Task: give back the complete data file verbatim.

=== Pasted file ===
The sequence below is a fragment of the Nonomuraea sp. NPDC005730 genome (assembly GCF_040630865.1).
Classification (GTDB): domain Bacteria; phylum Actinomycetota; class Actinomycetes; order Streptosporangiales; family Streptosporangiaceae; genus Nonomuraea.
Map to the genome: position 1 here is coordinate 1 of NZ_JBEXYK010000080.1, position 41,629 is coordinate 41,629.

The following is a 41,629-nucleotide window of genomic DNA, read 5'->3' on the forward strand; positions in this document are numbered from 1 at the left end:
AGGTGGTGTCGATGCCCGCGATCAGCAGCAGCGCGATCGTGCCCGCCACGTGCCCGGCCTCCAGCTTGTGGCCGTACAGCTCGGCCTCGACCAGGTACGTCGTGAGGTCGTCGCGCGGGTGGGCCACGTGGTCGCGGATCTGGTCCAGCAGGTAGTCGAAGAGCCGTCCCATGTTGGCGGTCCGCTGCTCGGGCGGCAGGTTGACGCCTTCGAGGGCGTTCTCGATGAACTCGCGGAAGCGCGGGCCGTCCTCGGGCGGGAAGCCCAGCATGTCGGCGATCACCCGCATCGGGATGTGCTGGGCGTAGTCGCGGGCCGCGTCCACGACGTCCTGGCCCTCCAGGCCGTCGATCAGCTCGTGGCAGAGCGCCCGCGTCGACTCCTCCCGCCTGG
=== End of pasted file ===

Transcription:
The sequence below is a fragment of the Nonomuraea sp. NPDC005730 genome (assembly GCF_040630865.1).
Classification (GTDB): domain Bacteria; phylum Actinomycetota; class Actinomycetes; order Streptosporangiales; family Streptosporangiaceae; genus Nonomuraea.
Map to the genome: position 1 here is coordinate 1 of NZ_JBEXYK010000080.1, position 41,629 is coordinate 41,629.

The following is a 41,629-nucleotide window of genomic DNA, read 5'->3' on the forward strand; positions in this document are numbered from 1 at the left end:
AGGTGGTGTCGATGCCCGCGATCAGCAGCAGCGCGATCGTGCCCGCCACGTGCCCGGCCTCCAGCTTGTGGCCGTACAGCTCGGCCTCGACCAGGTACGTCGTGAGGTCGTCGCGCGGGTGGGCCACGTGGTCGCGGATCTGGTCCAGCAGGTAGTCGAAGAGCCGTCCCATGTTGGCGGTCCGCTGCTCGGGCGGCAGGTTGACGCCTTCGAGGGCGTTCTCGATGAACTCGCGGAAGCGCGGGCCGTCCTCGGGCGGGAAGCCCAGCATGTCGGCGATCACCCGCATCGGGATGTGCTGGGCGTAGTCGCGGGCCGCGTCCACGACGTCCTGGCCCTCCAGGCCGTCGATCAGCTCGTGGCAGAGCGCCCGCGTCGACTCCTCCCGCCTGG